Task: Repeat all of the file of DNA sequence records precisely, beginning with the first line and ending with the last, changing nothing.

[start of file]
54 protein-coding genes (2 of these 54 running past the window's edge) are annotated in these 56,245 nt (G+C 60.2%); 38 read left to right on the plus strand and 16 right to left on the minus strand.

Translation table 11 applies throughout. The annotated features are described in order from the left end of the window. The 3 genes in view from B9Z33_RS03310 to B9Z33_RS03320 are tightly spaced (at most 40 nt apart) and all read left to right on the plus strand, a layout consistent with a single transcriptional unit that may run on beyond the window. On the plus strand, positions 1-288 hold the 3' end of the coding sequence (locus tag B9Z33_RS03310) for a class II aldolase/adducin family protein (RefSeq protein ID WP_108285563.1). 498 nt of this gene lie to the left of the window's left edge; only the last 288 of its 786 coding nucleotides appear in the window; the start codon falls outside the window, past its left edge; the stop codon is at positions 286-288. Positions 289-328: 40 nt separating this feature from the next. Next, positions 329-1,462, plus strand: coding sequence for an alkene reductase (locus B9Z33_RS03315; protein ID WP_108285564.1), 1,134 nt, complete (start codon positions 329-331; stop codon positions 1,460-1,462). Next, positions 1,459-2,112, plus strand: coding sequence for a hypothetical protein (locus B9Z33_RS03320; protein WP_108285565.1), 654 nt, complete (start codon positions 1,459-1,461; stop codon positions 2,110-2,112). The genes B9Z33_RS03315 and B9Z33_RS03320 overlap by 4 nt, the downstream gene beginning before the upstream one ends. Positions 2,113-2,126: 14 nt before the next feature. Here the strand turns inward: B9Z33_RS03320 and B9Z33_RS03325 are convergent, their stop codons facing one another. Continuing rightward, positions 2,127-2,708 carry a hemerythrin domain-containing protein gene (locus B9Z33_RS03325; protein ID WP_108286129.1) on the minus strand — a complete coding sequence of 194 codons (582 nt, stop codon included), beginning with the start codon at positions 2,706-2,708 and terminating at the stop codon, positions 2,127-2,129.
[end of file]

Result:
54 protein-coding genes (2 of these 54 running past the window's edge) are annotated in these 56,245 nt (G+C 60.2%); 38 read left to right on the plus strand and 16 right to left on the minus strand.

Translation table 11 applies throughout. The annotated features are described in order from the left end of the window. The 3 genes in view from B9Z33_RS03310 to B9Z33_RS03320 are tightly spaced (at most 40 nt apart) and all read left to right on the plus strand, a layout consistent with a single transcriptional unit that may run on beyond the window. On the plus strand, positions 1-288 hold the 3' end of the coding sequence (locus tag B9Z33_RS03310) for a class II aldolase/adducin family protein (RefSeq protein ID WP_108285563.1). 498 nt of this gene lie to the left of the window's left edge; only the last 288 of its 786 coding nucleotides appear in the window; the start codon falls outside the window, past its left edge; the stop codon is at positions 286-288. Positions 289-328: 40 nt separating this feature from the next. Next, positions 329-1,462, plus strand: coding sequence for an alkene reductase (locus B9Z33_RS03315; protein ID WP_108285564.1), 1,134 nt, complete (start codon positions 329-331; stop codon positions 1,460-1,462). Next, positions 1,459-2,112, plus strand: coding sequence for a hypothetical protein (locus B9Z33_RS03320; protein WP_108285565.1), 654 nt, complete (start codon positions 1,459-1,461; stop codon positions 2,110-2,112). The genes B9Z33_RS03315 and B9Z33_RS03320 overlap by 4 nt, the downstream gene beginning before the upstream one ends. Positions 2,113-2,126: 14 nt before the next feature. Here the strand turns inward: B9Z33_RS03320 and B9Z33_RS03325 are convergent, their stop codons facing one another. Continuing rightward, positions 2,127-2,708 carry a hemerythrin domain-containing protein gene (locus B9Z33_RS03325; protein ID WP_108286129.1) on the minus strand — a complete coding sequence of 194 codons (582 nt, stop codon included), beginning with the start codon at positions 2,706-2,708 and terminating at the stop codon, positions 2,127-2,129.